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Not in My Name

...but they're dead just the same...

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#196 - Carlos Santana - TX - 3/23/1993

He never denied his involvement in the murder, though from what I can find?  He wasn’t the one who killed Flores, Meanes was.

Victim:  Oliver Flores (29)         4/21/1981

Codefendant:  James Ronald Meanes – Sentenced to death.  Executed in 1998.

Source:  Houston Chronicle
Carlos Santana executed for killing guard
Associated Press
Tue 03/23/1993

HUNTSVILLE -- A Dominican Republic man was executed early today for killing a Houston armored truck guard during a robbery 12 years ago.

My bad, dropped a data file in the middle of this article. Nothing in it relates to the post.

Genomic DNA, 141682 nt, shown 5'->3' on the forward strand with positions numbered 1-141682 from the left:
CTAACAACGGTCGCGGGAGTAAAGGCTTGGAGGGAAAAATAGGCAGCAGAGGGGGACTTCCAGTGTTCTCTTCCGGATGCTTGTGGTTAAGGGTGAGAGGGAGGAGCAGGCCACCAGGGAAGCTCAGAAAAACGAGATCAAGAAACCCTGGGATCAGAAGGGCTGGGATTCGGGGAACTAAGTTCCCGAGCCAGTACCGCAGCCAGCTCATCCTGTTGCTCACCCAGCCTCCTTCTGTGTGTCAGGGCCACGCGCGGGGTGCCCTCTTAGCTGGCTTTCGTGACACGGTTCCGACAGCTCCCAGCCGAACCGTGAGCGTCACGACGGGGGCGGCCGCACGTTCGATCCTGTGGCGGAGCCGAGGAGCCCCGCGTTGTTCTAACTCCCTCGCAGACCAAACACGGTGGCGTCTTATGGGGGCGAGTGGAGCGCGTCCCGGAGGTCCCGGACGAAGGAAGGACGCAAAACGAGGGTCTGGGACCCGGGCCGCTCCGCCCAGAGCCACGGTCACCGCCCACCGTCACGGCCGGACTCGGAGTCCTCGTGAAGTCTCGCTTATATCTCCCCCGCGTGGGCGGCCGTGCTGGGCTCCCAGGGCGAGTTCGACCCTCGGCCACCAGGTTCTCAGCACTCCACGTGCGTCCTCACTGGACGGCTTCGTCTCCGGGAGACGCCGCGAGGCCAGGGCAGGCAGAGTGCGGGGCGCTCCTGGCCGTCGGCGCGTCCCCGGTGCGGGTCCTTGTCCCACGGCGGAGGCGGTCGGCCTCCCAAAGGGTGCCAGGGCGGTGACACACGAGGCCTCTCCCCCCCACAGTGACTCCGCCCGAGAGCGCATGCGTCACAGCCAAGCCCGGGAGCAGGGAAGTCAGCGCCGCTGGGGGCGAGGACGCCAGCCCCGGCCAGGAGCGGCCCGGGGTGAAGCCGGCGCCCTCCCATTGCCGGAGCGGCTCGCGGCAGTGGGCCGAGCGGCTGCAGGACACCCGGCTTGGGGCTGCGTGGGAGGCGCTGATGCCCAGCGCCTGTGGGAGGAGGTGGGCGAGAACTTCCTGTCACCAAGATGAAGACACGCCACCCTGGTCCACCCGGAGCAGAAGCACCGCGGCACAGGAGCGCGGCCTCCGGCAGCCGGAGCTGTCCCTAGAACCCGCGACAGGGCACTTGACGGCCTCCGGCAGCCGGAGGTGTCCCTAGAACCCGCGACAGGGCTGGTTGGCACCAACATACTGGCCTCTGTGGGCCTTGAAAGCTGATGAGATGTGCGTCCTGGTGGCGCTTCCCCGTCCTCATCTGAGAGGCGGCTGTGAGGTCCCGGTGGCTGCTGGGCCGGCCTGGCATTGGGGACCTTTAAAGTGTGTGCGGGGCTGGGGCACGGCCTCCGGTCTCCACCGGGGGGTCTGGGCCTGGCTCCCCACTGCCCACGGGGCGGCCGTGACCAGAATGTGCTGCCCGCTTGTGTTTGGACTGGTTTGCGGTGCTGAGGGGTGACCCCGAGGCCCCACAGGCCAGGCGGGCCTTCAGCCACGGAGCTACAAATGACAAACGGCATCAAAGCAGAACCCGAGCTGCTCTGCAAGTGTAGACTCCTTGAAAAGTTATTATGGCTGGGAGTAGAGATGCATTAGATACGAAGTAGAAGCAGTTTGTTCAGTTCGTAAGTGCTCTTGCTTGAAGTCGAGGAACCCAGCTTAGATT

Carlos Santana, 40, was given lethal injection for the fatal shooting of guard Oliver Flores during an unsuccessful attempt to rob the truck of some $1.1 million.

"Love is the answer, not hatred," he said in a brief final statement. 

Then he turned his head to three friends who were witnesses, including his lawyer, former U.S. Attorney General Ramsey Clark, and said: "I love you guys. I will see some of you in the state of heaven. Bye."

Santana was pronounced dead at 2:54 a.m. CST, four minutes after the lethal drugs began entering his arms.

Santana's execution came after state and federal courts, including the U.S. Supreme Court, denied attempts by his attorneys to halt the punishment.

A late motion, which challenged the fairness of a clemency hearing, delayed the execution for nearly three hours while it worked its way through the federal courts. The Supreme Court, in its second decision in his case during the night, turned him down about 2:30 a.m.